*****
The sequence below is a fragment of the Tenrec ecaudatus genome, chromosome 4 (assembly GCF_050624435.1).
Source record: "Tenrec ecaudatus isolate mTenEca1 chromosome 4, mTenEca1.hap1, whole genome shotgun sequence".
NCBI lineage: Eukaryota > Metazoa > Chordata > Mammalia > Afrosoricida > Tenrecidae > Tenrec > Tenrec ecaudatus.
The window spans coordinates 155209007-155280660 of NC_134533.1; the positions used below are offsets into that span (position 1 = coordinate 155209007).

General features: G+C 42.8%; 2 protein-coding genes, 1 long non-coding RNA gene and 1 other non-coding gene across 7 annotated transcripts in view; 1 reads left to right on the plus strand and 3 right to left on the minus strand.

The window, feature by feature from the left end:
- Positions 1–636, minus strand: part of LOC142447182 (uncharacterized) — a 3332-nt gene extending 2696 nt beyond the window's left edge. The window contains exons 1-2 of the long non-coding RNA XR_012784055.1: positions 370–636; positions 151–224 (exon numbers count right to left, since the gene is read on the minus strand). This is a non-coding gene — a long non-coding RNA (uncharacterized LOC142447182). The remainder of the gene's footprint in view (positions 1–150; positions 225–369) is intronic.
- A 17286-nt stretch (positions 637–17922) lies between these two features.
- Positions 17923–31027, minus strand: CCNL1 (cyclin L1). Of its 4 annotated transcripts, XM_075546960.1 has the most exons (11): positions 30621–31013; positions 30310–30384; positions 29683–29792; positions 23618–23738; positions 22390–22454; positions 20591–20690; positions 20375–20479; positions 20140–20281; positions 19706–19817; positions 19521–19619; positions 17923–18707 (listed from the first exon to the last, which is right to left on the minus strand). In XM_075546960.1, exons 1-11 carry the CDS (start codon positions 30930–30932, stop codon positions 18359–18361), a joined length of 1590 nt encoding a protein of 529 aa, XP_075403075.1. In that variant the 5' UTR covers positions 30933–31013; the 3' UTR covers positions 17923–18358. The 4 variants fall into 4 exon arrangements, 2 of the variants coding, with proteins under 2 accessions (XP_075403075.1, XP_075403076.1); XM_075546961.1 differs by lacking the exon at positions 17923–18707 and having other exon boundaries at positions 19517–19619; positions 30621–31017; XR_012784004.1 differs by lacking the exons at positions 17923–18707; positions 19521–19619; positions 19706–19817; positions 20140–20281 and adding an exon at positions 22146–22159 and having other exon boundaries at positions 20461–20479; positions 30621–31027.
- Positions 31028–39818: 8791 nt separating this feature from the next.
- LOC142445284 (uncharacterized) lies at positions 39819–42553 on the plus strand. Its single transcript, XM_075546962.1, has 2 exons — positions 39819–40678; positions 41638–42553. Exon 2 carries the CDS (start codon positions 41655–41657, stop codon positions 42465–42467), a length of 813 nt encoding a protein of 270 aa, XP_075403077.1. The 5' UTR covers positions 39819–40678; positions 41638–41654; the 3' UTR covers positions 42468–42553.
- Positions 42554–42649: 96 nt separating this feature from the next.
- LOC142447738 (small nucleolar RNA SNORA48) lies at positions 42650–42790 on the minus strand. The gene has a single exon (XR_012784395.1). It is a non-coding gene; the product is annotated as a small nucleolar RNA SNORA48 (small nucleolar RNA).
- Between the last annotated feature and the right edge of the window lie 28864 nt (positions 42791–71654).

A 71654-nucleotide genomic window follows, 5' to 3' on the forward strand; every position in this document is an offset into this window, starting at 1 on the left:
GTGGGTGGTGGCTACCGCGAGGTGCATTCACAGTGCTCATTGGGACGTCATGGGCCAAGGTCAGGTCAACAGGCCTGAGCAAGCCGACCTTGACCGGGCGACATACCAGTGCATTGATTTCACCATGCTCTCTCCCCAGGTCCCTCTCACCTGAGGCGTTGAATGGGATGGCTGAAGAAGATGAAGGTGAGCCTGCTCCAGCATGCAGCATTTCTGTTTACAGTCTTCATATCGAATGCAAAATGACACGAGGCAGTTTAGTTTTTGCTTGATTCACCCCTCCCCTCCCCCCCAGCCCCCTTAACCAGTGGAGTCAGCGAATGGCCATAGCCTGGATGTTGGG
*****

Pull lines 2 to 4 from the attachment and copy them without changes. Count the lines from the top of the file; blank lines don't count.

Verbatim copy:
Source record: "Tenrec ecaudatus isolate mTenEca1 chromosome 4, mTenEca1.hap1, whole genome shotgun sequence".
NCBI lineage: Eukaryota > Metazoa > Chordata > Mammalia > Afrosoricida > Tenrecidae > Tenrec > Tenrec ecaudatus.
The window spans coordinates 155209007-155280660 of NC_134533.1; the positions used below are offsets into that span (position 1 = coordinate 155209007).